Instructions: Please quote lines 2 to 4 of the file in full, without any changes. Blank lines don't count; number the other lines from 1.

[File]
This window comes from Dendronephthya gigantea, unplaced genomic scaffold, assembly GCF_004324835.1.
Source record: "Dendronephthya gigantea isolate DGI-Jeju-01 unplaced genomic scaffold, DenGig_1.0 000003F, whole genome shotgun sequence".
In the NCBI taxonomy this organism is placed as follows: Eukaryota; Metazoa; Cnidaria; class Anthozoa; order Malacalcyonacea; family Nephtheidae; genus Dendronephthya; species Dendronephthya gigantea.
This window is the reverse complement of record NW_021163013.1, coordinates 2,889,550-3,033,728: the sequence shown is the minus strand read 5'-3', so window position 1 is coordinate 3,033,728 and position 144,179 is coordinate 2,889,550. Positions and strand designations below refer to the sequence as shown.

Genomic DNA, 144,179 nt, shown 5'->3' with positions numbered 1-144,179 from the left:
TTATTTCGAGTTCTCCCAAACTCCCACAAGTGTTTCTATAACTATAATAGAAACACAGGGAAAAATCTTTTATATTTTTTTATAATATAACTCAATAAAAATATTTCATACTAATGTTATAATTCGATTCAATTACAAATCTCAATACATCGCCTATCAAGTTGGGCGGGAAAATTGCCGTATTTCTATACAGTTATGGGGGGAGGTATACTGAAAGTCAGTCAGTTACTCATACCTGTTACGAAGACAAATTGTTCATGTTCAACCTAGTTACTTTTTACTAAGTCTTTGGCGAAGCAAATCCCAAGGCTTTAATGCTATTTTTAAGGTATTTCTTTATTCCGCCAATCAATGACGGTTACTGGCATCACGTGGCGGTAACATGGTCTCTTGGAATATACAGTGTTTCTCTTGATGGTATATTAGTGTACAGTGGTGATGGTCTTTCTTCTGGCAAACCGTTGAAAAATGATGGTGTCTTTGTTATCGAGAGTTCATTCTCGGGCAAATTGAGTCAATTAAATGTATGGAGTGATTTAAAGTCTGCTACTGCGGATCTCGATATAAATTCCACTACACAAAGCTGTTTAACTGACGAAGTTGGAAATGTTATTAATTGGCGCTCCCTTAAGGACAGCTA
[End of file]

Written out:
Source record: "Dendronephthya gigantea isolate DGI-Jeju-01 unplaced genomic scaffold, DenGig_1.0 000003F, whole genome shotgun sequence".
In the NCBI taxonomy this organism is placed as follows: Eukaryota; Metazoa; Cnidaria; class Anthozoa; order Malacalcyonacea; family Nephtheidae; genus Dendronephthya; species Dendronephthya gigantea.
This window is the reverse complement of record NW_021163013.1, coordinates 2,889,550-3,033,728: the sequence shown is the minus strand read 5'-3', so window position 1 is coordinate 3,033,728 and position 144,179 is coordinate 2,889,550. Positions and strand designations below refer to the sequence as shown.